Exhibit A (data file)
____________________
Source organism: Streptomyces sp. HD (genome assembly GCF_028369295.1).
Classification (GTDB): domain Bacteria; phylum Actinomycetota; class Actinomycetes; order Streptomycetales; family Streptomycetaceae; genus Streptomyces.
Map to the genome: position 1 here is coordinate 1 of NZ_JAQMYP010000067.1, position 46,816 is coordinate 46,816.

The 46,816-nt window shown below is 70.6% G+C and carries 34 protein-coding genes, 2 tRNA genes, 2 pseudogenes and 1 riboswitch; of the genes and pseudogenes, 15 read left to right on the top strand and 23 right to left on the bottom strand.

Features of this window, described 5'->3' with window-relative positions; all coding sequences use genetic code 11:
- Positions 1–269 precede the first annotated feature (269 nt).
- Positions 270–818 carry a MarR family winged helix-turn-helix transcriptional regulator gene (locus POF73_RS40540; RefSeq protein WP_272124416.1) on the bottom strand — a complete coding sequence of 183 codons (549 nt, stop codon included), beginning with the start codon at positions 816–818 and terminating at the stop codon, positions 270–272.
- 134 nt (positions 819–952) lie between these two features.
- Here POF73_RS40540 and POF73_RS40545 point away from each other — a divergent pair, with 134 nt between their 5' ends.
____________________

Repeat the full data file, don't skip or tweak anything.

Source organism: Streptomyces sp. HD (genome assembly GCF_028369295.1).
Classification (GTDB): domain Bacteria; phylum Actinomycetota; class Actinomycetes; order Streptomycetales; family Streptomycetaceae; genus Streptomyces.
Map to the genome: position 1 here is coordinate 1 of NZ_JAQMYP010000067.1, position 46,816 is coordinate 46,816.

The 46,816-nt window shown below is 70.6% G+C and carries 34 protein-coding genes, 2 tRNA genes, 2 pseudogenes and 1 riboswitch; of the genes and pseudogenes, 15 read left to right on the top strand and 23 right to left on the bottom strand.

Features of this window, described 5'->3' with window-relative positions; all coding sequences use genetic code 11:
- Positions 1–269 precede the first annotated feature (269 nt).
- Positions 270–818 carry a MarR family winged helix-turn-helix transcriptional regulator gene (locus POF73_RS40540; RefSeq protein WP_272124416.1) on the bottom strand — a complete coding sequence of 183 codons (549 nt, stop codon included), beginning with the start codon at positions 816–818 and terminating at the stop codon, positions 270–272.
- 134 nt (positions 819–952) lie between these two features.
- Here POF73_RS40540 and POF73_RS40545 point away from each other — a divergent pair, with 134 nt between their 5' ends.